In January 2007, Sinn Fein president Gerry Adams did the previously unthinkable; he stepped on to the Newtownards Road in loyalist east Belfast to attend the funeral of PUP leader David Ervine. One of those who facilitated this astonishing event was the Rev Gary Mason, who conducted the funeral service. At the time, it seemed an indication that the peace process was indeed taking root.
Today, on that same Newtownards Road, the clergyman is among those being threatened by thuggish elements who objected to him bringing Brighton bomber Patrick Magee to talk in the local Skainos Centre.
There have been threats that the centre will be burned down and staff are said to be fearful.
It is a sadly familiar story of an area being held to ransom by a minority of thugs. The centre is a wonderful facility in an area crying out for investment. But why would anyone want to invest there if they could be subjected threats from criminal elements? It seems that there are paramilitary-linked elements who are determined to the make the area their own fiefdom at the expense of the aspirations and hopes of the ordinary people.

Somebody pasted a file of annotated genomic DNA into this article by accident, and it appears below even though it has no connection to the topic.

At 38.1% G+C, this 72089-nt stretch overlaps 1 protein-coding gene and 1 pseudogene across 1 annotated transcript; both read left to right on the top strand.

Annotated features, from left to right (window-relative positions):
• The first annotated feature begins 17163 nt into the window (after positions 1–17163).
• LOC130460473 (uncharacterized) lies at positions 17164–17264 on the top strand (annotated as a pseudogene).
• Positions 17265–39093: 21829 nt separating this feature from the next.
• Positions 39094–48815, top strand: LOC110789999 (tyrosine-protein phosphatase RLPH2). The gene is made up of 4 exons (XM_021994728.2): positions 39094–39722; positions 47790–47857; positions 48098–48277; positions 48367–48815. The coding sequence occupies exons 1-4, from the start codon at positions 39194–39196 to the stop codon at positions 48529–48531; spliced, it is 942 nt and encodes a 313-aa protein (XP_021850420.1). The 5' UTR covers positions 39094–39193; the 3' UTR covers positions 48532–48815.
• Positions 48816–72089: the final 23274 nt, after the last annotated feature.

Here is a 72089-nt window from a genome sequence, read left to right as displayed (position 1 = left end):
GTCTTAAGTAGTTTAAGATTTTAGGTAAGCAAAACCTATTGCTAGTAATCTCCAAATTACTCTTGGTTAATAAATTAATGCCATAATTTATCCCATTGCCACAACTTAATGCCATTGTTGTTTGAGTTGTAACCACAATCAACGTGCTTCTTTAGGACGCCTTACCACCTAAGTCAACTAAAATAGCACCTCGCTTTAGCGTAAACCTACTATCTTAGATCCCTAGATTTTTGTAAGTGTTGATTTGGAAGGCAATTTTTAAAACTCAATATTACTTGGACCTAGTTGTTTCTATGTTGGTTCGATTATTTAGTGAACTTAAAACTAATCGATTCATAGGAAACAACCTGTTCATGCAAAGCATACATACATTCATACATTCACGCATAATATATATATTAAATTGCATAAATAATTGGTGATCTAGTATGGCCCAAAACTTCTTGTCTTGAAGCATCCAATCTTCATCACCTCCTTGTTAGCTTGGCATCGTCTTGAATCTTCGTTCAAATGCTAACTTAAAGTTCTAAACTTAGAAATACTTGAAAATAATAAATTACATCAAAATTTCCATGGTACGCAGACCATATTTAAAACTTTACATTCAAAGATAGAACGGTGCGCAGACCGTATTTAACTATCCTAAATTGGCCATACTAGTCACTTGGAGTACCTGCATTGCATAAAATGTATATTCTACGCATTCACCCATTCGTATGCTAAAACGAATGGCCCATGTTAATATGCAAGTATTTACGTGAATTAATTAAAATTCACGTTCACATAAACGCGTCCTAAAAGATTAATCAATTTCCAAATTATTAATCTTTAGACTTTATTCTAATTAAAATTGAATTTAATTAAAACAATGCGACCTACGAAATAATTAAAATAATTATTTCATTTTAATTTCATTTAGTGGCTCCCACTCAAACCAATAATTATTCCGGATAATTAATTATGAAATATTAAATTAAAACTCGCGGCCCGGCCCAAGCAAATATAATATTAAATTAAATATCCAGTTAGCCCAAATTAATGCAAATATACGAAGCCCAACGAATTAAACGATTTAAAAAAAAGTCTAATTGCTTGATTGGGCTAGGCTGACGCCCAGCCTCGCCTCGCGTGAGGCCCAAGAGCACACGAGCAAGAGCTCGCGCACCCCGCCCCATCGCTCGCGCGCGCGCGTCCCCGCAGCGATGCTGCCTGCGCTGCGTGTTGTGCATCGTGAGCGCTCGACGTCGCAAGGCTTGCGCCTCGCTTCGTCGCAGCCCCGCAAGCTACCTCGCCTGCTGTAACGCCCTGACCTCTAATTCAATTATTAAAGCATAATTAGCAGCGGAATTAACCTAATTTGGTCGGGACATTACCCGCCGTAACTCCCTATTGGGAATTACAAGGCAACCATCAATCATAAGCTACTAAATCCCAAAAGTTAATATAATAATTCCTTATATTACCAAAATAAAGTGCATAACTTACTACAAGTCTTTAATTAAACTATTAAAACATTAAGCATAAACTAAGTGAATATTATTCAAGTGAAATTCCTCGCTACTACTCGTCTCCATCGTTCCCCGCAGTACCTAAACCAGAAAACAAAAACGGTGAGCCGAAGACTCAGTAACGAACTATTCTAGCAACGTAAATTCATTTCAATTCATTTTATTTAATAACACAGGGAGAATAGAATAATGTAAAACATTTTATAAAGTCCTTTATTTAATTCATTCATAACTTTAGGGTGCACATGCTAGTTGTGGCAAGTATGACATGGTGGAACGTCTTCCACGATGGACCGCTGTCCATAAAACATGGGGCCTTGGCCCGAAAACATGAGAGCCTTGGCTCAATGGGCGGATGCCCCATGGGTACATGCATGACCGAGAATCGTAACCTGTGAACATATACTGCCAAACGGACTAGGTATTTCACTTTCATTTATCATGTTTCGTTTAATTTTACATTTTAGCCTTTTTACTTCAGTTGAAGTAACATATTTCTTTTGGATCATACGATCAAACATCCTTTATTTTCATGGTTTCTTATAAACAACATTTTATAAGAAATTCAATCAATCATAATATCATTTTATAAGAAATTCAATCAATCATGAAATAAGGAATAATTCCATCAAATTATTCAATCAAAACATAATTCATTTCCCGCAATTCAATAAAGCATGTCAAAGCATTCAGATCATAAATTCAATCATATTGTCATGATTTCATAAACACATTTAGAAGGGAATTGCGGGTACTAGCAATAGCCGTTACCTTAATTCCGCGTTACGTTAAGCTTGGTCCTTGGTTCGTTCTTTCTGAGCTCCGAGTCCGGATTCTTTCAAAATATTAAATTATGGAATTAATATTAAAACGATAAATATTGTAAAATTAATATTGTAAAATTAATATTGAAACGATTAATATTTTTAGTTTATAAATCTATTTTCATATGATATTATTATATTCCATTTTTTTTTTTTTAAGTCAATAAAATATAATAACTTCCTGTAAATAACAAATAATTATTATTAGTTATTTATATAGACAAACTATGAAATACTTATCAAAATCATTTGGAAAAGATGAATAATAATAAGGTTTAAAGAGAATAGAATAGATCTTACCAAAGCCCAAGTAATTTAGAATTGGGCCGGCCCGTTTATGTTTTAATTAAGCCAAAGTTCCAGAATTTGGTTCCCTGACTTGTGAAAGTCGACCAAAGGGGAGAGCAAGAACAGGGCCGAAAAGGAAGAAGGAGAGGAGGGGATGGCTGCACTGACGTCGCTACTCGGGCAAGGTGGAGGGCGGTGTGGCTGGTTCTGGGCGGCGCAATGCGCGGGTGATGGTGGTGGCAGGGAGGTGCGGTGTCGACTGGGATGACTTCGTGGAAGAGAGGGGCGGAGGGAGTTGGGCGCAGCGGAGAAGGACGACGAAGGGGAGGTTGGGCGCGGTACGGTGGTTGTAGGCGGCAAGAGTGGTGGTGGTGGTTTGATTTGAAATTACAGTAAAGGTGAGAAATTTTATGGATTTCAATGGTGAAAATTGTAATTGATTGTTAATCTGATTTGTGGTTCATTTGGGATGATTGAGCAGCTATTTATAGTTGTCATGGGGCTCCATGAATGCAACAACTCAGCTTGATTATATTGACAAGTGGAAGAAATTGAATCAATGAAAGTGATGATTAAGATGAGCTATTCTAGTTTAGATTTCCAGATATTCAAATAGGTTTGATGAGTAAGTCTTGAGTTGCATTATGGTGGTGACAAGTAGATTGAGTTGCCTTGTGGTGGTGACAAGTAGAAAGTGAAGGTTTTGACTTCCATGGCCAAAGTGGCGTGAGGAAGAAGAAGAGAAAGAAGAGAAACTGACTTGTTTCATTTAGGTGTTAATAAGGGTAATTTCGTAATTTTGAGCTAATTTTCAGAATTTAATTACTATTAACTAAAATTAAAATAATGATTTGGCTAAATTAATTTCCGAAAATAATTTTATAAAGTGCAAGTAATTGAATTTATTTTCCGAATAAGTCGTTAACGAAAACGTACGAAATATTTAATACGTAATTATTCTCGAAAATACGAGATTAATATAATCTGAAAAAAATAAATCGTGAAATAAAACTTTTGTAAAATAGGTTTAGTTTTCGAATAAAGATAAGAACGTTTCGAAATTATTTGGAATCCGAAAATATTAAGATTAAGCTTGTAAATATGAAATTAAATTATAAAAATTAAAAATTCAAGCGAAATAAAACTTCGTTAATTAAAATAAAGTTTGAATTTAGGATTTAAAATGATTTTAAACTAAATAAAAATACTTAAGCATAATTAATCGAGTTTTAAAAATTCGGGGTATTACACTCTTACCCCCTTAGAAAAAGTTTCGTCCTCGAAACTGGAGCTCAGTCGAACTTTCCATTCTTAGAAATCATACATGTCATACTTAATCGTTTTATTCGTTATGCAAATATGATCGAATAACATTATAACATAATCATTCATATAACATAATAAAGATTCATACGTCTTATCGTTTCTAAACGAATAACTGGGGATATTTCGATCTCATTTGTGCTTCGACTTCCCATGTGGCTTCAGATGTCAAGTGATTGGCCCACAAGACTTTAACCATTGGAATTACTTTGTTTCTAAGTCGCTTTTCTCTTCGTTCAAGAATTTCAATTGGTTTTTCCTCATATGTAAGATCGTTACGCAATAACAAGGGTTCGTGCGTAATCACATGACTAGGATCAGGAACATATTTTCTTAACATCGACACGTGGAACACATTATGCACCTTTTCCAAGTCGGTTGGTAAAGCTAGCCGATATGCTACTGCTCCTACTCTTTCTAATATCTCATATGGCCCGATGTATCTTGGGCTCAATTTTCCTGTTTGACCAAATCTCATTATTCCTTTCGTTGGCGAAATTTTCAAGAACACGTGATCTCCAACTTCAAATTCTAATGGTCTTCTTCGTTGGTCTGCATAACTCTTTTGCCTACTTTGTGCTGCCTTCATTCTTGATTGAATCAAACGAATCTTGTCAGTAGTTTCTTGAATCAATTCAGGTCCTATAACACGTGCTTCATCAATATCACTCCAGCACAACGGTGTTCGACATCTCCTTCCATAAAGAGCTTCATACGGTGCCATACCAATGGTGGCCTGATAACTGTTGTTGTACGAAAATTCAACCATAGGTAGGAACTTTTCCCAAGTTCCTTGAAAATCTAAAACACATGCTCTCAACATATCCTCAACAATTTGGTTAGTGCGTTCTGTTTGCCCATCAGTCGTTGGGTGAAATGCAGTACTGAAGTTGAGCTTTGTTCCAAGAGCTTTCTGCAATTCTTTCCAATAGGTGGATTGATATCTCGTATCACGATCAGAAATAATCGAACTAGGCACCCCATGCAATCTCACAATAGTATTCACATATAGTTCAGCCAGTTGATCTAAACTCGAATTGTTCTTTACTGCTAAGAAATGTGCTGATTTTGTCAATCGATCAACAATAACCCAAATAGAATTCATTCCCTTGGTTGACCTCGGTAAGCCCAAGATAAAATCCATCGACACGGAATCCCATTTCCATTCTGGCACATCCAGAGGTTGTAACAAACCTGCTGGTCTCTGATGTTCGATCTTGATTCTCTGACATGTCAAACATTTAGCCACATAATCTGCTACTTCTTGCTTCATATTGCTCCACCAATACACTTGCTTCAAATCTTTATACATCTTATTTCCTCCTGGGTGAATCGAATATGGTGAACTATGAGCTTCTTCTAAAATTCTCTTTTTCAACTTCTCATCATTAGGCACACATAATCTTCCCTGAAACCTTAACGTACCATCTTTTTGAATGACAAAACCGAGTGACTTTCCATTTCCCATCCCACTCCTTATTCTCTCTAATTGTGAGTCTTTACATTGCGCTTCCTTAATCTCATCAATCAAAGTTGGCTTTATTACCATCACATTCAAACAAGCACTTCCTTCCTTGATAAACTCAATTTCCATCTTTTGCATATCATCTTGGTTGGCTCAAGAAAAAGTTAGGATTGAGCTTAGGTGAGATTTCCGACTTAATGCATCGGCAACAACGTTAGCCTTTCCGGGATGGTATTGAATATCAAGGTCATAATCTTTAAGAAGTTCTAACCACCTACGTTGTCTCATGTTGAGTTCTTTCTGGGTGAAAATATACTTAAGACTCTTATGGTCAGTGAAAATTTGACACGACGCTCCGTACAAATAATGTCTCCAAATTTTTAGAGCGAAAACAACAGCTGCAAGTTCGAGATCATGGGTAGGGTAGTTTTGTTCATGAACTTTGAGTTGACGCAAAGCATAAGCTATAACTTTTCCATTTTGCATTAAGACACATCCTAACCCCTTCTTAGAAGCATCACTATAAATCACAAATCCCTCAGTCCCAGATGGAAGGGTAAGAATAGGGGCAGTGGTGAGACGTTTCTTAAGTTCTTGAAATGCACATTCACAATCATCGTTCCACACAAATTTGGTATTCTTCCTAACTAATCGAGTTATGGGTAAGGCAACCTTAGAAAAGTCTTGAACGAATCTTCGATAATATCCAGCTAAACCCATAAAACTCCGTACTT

Former Methodist President the Rev Harold Good speaks for many when he asks where is the political leadership in all of this. Unionist politicians were not there to support those opposed to Magee speaking at the centre, so obviously did not share those views. But neither did they speak out against those who attacked the police that night.
The inevitable conclusion is that those politicians kept silent and avoided showing their hand for purely electoral considerations. But that is not leadership and the politicians also lack the courage of men like the Rev Mason and the Rev Good, who stand up against the rabble for freedom of expression and for decency. It is not too late for unionist politicians to do the decent thing and stand up for those under threat. But will they?